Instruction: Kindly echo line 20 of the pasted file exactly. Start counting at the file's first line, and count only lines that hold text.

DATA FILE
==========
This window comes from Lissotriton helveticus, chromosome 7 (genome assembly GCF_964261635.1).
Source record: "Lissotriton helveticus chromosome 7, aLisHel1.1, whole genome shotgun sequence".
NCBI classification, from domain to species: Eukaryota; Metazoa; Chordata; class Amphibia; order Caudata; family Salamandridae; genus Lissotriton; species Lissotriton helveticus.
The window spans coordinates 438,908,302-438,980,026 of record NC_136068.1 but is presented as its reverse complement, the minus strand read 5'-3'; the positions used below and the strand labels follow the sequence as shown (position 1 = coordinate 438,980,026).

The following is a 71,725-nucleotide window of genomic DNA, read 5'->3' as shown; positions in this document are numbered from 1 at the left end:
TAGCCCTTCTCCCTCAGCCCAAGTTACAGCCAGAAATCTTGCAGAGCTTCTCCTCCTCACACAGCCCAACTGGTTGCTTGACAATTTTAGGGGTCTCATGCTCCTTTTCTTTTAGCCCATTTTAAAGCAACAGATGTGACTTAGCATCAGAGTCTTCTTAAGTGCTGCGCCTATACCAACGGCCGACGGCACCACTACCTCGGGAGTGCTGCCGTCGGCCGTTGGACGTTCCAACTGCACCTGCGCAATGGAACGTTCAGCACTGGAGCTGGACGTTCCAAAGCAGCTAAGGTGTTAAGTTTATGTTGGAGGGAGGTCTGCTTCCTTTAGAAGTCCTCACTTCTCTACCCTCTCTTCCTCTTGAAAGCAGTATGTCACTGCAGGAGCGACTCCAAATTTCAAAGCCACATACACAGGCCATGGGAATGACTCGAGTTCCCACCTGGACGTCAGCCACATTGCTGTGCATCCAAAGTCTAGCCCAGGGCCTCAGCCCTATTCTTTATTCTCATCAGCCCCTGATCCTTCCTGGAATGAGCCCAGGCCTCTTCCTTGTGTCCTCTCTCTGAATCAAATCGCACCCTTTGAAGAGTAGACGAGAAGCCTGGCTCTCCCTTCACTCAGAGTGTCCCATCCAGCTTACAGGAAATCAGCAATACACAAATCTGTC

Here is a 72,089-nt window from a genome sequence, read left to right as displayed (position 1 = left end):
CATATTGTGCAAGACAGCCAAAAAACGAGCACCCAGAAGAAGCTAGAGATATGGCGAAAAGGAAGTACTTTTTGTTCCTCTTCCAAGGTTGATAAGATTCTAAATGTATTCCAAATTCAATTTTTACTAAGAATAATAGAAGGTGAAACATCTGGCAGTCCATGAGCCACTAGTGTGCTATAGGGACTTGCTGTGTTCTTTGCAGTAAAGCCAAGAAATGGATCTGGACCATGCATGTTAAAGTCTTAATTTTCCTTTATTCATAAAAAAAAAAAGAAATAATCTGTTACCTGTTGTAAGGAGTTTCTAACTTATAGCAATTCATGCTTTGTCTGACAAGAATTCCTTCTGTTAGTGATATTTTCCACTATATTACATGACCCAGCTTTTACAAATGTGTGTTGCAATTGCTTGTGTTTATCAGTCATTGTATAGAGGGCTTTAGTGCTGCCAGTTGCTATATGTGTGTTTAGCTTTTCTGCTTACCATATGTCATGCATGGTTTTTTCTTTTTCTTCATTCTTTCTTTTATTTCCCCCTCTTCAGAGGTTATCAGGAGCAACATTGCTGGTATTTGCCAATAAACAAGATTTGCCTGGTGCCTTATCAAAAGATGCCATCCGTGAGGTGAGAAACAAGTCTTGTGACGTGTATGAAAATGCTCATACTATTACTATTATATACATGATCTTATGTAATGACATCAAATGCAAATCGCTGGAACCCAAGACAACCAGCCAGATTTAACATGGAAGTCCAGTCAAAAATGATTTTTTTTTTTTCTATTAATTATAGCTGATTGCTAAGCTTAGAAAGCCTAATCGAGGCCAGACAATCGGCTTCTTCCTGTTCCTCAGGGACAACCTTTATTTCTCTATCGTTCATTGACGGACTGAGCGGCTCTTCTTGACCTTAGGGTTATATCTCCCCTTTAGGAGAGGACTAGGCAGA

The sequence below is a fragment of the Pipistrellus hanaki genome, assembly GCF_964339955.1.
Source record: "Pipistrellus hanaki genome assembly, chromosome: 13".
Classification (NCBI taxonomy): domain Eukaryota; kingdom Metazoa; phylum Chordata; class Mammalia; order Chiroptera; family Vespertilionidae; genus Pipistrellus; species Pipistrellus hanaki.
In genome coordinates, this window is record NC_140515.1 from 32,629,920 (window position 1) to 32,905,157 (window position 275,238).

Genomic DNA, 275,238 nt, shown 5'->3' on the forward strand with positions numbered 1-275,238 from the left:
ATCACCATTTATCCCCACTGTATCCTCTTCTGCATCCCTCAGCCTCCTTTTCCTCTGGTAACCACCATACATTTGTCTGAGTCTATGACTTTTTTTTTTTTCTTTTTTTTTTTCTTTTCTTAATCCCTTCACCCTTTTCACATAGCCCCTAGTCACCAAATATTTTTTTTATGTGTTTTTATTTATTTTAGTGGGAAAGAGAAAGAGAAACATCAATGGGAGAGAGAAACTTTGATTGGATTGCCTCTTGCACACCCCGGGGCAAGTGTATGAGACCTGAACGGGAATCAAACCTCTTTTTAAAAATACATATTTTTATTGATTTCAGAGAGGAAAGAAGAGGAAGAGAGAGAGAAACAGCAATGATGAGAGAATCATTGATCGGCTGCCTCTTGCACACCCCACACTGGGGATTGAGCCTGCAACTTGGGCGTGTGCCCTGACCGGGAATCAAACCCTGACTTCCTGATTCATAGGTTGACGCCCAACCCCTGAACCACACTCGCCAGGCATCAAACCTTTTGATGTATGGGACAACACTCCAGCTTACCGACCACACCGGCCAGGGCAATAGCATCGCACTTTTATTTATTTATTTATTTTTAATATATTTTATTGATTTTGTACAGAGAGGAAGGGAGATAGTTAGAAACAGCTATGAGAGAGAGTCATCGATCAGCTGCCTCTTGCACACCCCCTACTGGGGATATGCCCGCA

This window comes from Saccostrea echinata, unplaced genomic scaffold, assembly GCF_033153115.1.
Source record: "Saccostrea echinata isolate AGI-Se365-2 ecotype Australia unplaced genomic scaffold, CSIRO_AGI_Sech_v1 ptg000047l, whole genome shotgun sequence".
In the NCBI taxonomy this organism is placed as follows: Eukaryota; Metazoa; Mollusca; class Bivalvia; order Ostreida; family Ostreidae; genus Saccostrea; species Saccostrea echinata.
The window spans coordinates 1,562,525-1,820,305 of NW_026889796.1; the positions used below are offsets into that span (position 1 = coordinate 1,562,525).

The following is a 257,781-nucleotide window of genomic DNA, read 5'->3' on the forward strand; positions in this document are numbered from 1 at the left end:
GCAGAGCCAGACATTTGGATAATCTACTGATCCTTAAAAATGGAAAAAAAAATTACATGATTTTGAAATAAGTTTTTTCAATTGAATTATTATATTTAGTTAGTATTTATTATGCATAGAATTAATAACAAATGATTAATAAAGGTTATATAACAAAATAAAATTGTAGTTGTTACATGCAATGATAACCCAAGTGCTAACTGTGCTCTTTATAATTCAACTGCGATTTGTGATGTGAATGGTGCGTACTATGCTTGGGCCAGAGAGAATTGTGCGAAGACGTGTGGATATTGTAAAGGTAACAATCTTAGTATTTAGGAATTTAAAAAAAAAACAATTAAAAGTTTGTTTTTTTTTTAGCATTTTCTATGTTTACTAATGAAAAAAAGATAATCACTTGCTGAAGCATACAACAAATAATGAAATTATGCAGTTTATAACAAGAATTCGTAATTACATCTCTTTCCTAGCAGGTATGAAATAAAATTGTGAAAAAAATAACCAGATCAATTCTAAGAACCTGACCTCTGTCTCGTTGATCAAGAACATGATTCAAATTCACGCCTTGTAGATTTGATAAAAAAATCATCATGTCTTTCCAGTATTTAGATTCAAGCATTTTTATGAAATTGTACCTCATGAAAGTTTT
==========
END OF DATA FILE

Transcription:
GCAGAGCCAGACATTTGGATAATCTACTGATCCTTAAAAATGGAAAAAAAAATTACATGATTTTGAAATAAGTTTTTTCAATTGAATTATTATATTTAGTTAGTATTTATTATGCATAGAATTAATAACAAATGATTAATAAAGGTTATATAACAAAATAAAATTGTAGTTGTTACATGCAATGATAACCCAAGTGCTAACTGTGCTCTTTATAATTCAACTGCGATTTGTGATGTGAATGGTGCGTACTATGCTTGGGCCAGAGAGAATTGTGCGAAGACGTGTGGATATTGTAAAGGTAACAATCTTAGTATTTAGGAATTTAAAAAAAAAACAATTAAAAGTTTGTTTTTTTTTTAGCATTTTCTATGTTTACTAATGAAAAAAAGATAATCACTTGCTGAAGCATACAACAAATAATGAAATTATGCAGTTTATAACAAGAATTCGTAATTACATCTCTTTCCTAGCAGGTATGAAATAAAATTGTGAAAAAAATAACCAGATCAATTCTAAGAACCTGACCTCTGTCTCGTTGATCAAGAACATGATTCAAATTCACGCCTTGTAGATTTGATAAAAAAATCATCATGTCTTTCCAGTATTTAGATTCAAGCATTTTTATGAAATTGTACCTCATGAAAGTTTT